Vampires have been in the news a fair bit recently, mainly thanks to the release on 9 July in the UK of Twilight Saga: Eclipse, the third motion picture adapted from the Twilight series of vampire-based fantasy romance novels by the American writer Stephenie Meyer, and published between 2005 and 2008.
The series has sold over 100 million copies worldwide. In Britain, according to a YouGov poll conducted online among a sample of 2,469 between 11 and 13 May this year, 12% of all adults claim to have read at least parts of the Twilight books. They appeal most to the 18-34s (19%) and women (16%).
However, Meyer’s novels are dwarfed in popularity by J. K. Rowling’s Harry Potter books, which 38% of the population seem to have read. Of those who have read both series, five times as many people prefer Harry Potter to Twilight. For the full results of this poll, see
A second YouGov poll, on 29-30 June with a sample of 2,138, asked a somewhat tighter question about the readership of the Twilight novels. On this occasion, 9% of adults said that they had read at least one of the four titles, rising to 23% of the 18-24s, 13% of the 25-39s and 12% of women.
Many more, 21%, reported that they had seen either or both of the first two Twilight films, released in 2008 and 2009, including 45% of the 18-24s and 32% of the 25-39s. 8% of all respondents (but 24% of the 18-24s) said that they would see the third film at the cinema, 14% intended to wait until it is released on DVD and 66% indicated they would not watch the film at all.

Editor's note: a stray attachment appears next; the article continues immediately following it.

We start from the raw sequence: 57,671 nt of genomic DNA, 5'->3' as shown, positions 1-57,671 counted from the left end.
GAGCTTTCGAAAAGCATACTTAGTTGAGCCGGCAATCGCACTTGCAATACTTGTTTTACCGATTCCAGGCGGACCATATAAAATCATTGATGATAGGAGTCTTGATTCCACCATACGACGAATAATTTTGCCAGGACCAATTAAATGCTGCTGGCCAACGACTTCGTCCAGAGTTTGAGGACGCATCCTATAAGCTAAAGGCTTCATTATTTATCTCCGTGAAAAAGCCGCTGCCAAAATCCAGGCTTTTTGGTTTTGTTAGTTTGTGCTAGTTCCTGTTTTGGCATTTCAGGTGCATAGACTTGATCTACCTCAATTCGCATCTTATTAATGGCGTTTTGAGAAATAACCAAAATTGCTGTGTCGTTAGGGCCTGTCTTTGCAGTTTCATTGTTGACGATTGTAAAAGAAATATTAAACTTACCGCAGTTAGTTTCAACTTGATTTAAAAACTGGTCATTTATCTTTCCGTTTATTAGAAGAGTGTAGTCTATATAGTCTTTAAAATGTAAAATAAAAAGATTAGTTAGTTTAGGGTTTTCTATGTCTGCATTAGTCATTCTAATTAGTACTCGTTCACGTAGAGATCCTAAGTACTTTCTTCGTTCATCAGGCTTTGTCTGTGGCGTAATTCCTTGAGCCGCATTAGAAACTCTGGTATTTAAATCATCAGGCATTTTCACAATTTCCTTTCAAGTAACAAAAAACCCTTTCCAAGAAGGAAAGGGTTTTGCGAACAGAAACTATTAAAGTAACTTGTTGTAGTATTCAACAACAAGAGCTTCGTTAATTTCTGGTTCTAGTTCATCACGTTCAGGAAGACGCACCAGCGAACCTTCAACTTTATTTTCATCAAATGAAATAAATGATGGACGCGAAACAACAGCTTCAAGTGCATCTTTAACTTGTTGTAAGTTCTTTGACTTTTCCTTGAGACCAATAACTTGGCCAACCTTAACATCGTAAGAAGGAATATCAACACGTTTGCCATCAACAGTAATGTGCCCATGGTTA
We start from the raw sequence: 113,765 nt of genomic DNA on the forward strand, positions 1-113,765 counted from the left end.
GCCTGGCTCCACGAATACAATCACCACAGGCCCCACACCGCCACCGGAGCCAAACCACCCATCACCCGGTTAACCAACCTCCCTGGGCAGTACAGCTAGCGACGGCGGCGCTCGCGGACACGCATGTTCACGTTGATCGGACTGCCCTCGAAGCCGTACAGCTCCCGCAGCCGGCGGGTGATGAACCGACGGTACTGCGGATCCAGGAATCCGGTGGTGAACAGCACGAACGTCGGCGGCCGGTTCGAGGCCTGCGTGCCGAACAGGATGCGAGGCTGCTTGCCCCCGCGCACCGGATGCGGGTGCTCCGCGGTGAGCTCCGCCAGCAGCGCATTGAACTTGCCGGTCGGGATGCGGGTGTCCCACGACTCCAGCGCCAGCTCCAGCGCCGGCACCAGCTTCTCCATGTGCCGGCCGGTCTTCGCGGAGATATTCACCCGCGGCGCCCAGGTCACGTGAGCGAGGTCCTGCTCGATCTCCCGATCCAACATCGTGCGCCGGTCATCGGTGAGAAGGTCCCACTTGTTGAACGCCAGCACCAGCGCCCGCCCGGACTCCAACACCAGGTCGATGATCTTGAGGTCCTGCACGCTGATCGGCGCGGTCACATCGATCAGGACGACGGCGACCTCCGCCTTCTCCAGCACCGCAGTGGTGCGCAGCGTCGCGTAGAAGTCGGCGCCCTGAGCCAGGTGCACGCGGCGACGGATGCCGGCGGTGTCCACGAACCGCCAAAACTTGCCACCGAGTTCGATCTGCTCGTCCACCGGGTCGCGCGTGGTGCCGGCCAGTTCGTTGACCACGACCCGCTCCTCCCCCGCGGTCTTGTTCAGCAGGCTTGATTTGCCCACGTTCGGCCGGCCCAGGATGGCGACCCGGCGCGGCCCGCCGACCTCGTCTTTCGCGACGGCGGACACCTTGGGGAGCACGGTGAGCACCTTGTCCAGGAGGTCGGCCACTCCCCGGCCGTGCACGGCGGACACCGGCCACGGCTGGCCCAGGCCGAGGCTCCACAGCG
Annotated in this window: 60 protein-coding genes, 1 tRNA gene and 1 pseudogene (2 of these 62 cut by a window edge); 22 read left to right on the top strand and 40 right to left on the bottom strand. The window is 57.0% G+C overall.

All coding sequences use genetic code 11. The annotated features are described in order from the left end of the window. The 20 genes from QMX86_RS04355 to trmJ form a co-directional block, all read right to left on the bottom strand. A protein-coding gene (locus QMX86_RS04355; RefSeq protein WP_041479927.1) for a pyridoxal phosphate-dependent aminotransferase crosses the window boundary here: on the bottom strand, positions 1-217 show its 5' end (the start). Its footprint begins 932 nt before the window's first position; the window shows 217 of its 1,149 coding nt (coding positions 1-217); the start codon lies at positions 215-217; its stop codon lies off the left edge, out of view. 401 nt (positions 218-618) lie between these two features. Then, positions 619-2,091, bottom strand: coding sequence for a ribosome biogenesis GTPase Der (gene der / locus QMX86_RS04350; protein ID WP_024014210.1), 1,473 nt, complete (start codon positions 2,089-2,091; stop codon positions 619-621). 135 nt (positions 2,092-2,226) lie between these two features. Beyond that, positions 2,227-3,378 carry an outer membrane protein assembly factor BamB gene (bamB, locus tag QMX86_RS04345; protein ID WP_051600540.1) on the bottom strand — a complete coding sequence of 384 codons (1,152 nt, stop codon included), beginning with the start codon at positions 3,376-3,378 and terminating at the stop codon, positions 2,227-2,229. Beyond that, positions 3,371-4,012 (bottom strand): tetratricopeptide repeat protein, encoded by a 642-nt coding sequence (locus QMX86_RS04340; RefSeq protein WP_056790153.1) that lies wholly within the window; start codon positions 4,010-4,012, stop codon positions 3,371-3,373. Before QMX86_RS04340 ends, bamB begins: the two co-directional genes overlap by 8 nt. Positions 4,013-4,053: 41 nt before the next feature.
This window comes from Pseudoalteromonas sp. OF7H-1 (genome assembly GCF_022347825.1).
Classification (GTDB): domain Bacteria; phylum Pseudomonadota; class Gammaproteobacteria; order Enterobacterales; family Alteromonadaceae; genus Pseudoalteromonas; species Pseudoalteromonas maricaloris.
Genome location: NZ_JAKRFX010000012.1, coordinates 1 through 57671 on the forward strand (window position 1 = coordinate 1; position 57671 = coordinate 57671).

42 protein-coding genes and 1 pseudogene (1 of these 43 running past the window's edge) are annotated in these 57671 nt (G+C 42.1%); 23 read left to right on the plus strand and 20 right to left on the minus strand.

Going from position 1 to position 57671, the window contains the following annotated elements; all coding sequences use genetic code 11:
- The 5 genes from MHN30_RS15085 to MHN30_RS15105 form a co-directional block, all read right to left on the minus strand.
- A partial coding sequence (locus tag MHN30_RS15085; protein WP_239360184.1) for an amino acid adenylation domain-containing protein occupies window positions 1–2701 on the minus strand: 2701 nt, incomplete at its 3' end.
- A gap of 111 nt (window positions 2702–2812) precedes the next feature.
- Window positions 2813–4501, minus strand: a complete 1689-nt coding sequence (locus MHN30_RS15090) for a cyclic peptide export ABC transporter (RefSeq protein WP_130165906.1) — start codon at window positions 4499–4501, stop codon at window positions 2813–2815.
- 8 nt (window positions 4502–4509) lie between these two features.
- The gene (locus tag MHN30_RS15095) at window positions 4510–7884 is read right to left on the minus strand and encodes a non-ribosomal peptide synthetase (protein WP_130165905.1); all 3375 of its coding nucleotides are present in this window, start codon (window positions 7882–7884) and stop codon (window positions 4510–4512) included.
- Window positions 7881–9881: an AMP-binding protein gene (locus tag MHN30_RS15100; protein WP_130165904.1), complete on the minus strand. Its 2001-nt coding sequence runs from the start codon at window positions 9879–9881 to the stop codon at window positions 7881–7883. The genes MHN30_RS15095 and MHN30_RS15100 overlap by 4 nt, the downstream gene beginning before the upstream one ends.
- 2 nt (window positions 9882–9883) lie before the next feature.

Of those who had read at least one of the books and watched at least one of the films, 55% preferred the books to the films, 15% the films to the books, and 28% liked both equally. Among the same sub-sample, asked to choose between the characters in the films, 44% wanted to be a vampire, 16% a werewolf and 34% neither.
More generally, 53% in this second YouGov survey picked a favourite vampire-based film or television programme, including seven-tenths of the under-40s, with Buffy the Vampire Slayer, The Lost Boys and Blade very popular, in addition to Twilight. For the full list, see
Do these findings tell us anything about alternative religion, especially among the young whose rejection of much traditional religion is well documented? Are they really indicative of the numbers who believe in vampires in the dictionary sense of ghosts or reanimated bodies who leave their graves at night and suck the blood of sleeping persons? Or is this more about a craving for exciting fantasy far removed from the monotony and anxieties of everyday life?